Presentation on theme: "Detecting Action Items in Multi-Party Meetings: Annotation and Initial Experiments Matthew Purver, Patrick Ehlen, John Niekrasz Computational Semantics."— Presentation transcript:
Detecting Action Items in Multi-Party Meetings: Annotation and Initial Experiments Matthew Purver, Patrick Ehlen, John Niekrasz Computational Semantics Laboratory Center for the Study of Language and Information Stanford University
The CALO Project Multi-institution, multi-disciplinary project Working towards an intelligent personal assistant that learns Three major areas – managing personal data clustering email, documents, managing contacts – assisting with task execution learning to carry out computer-based tasks – observing interaction in meetings
The CALO Meeting Assistant Observe human-human meetings – Audio recording & speech recognition (ICSI/CMU) – Video recording & processing (MIT/CMU) – Written notes, via digital ink (NIS) or typed (CMU) – Whiteboard sketch recognition (NIS) Produce a useful record of the interaction – answer questions about what happened – can be used by attendees or non-attendees Learn to do this better over time (LITW)
The CALO Meeting Assistant Primary focus on end-user Develop something that can really help people when it comes to dealing with all of the meetings we have to deal with
Banerjee et al. (2005) survey of 12 academics: – Missed meeting - what do you want to know? – Topics: which were discussed, what was said? – Decisions: what decisions were made? – Action items/tasks: was I assigned something?
What do people want to know from meetings? Banerjee et al. (2005) survey of 12 academics: – Missed meeting - what do you want to know? – Topics: which were discussed, what was said? – Decisions: what decisions were made? – Action items/tasks: was I assigned something? Lisowska et al. (2004) survey of 28 people: – What would you ask a meeting reporter system? – Similar responses about topics, decisions – who attended, who asked/decided what? – Did they talk about me?
Purpose Helpful system: not only records and transcribes a meeting, but extracts (from streams of potentially messy human-human speech): – topics discussed – decisions made – tasks assigned (“action items”) The system should highlight this information over meeting “noise”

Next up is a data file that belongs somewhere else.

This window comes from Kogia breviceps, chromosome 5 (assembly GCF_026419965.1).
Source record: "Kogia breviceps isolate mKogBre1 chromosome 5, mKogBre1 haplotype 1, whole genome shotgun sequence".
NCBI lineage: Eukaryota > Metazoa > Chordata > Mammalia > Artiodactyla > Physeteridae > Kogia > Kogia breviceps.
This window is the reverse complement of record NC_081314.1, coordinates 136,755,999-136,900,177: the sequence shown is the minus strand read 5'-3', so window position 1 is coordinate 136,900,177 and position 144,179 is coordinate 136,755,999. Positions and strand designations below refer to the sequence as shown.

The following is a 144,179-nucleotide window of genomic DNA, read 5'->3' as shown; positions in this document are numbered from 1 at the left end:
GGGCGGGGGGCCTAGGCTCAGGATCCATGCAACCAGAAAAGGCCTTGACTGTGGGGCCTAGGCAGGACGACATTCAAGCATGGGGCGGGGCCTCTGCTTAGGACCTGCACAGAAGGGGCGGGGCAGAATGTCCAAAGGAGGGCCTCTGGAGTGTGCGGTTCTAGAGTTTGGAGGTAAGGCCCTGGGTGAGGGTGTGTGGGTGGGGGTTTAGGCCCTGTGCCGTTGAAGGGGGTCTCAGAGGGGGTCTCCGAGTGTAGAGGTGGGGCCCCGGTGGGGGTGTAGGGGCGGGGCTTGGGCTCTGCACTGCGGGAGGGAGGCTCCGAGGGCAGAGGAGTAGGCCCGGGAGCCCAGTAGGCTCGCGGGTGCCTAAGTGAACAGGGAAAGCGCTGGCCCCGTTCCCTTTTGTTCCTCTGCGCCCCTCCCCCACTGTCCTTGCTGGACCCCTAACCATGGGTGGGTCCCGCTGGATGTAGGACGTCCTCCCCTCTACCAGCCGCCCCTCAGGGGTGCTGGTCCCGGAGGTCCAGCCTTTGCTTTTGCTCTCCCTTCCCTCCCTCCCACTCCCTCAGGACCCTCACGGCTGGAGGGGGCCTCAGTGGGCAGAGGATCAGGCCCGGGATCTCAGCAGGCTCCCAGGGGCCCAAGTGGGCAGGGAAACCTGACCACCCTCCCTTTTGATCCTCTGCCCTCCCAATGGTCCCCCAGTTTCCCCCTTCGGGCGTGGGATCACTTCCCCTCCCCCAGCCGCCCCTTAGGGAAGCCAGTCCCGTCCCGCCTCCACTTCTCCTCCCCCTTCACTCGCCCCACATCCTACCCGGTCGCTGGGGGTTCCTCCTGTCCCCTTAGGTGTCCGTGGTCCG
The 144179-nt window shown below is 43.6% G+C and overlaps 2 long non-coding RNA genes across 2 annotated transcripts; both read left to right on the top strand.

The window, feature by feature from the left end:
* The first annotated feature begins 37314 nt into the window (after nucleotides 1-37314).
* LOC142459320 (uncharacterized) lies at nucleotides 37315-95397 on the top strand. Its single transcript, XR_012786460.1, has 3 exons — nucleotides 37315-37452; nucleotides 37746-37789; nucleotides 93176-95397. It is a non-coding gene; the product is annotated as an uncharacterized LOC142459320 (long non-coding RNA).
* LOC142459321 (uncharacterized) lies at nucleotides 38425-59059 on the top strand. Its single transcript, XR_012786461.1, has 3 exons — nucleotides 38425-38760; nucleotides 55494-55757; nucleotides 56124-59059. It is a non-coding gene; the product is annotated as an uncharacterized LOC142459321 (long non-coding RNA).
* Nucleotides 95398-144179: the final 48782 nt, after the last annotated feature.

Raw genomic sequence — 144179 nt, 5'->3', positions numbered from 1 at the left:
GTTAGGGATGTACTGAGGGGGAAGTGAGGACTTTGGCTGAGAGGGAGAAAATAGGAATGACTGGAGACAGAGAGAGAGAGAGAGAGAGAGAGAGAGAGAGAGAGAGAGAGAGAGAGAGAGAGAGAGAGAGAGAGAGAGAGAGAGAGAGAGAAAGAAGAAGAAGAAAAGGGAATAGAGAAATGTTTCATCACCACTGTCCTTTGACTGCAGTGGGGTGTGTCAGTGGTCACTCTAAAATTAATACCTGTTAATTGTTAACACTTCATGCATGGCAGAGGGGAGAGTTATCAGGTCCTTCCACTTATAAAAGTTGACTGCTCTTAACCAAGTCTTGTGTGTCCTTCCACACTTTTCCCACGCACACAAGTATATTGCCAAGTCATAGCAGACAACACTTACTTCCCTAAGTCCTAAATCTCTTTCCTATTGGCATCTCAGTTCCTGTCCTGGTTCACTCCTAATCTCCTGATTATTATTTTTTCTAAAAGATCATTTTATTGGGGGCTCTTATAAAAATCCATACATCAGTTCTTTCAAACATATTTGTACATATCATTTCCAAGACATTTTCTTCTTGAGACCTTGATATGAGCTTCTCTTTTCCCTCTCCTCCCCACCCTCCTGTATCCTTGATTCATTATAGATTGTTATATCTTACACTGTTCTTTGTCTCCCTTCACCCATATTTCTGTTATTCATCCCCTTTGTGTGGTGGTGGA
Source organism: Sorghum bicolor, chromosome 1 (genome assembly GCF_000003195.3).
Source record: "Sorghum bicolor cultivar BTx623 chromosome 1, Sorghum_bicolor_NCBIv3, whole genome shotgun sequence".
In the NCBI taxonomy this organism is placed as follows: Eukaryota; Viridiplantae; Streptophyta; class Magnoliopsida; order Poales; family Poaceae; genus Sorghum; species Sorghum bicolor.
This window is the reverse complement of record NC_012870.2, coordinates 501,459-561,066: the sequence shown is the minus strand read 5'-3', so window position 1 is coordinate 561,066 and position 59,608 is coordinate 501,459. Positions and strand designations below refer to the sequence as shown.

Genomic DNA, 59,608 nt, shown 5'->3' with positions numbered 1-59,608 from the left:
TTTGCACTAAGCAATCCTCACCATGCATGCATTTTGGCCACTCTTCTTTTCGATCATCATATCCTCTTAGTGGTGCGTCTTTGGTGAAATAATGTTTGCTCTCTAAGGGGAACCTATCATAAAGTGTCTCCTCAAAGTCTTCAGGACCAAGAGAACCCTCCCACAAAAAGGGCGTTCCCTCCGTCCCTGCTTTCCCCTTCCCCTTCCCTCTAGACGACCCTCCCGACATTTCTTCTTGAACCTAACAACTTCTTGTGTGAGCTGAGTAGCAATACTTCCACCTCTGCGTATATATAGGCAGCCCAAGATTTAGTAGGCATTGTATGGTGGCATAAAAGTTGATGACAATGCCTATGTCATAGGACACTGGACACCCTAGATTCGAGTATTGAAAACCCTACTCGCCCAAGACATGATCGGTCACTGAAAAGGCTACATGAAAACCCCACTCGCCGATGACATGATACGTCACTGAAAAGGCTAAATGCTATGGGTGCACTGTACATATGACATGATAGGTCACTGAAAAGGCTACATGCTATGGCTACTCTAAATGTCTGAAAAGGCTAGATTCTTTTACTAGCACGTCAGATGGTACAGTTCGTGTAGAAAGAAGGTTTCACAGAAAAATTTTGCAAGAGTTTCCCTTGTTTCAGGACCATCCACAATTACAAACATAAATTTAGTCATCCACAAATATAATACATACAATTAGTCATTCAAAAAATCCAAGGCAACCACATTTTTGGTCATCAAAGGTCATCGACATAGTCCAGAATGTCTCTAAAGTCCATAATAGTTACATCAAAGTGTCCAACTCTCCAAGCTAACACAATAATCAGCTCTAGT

Example Impromptu meeting you might have after your team has boarded a rebel spacecraft in search of stolen plans, and you’re trying to figure out what to do next
Commander, tear this ship apart until you’ve found those plans!
Action Items Concrete decisions; public commitments to be responsible for a particular task Want to know: – Can we find them? – Can we produce useful descriptions of them? Not aware of previous discourse-based work
Action Item Detection in Email Corston-Oliver et al., 2004 Marked a corpus of email with “dialogue acts” Task act: – “items appropriate to add to an ongoing to-do list” Good inter-annotator agreement (kappa > 0.8) Per-sentence classification using SVMs – lexical features e.g. n-grams; punctuation; message features – f-scores around 0.6
A First Try: Flat Annotation Gruenstein et al (2005) analyzed 65 meetings annotated from: – ICSI Meeting Corpus (Janin et al., 2003) – ISL Meeting Corpus (Burger et al., 2002) Two human annotators “Mark utterances relating to action items” – create groups of utterances for each AI – made no distinction between utterance type/role
A First Try: Flat Annotation (cont’d) Annotators identified 921 / 1267 (respectively) action item-related utterances Human agreement poor ( < 0.4) Tried binary classification using SVMs (like Corston-Oliver) Precision, recall, f-score: all below.25
Try a more restricted dataset? Sequence of 5 (related) CALO meetings – similar amount of ICSI/ISL data for training Same annotation schema SVMs with words & n-grams as features – Also tried other discriminative classifiers, and 2- & 3- grams, w/ no improvements Similar performance – Improved f-scores (0.30 - 0.38), but still poor – Recall up to 0.67, precision still low (< 0.36)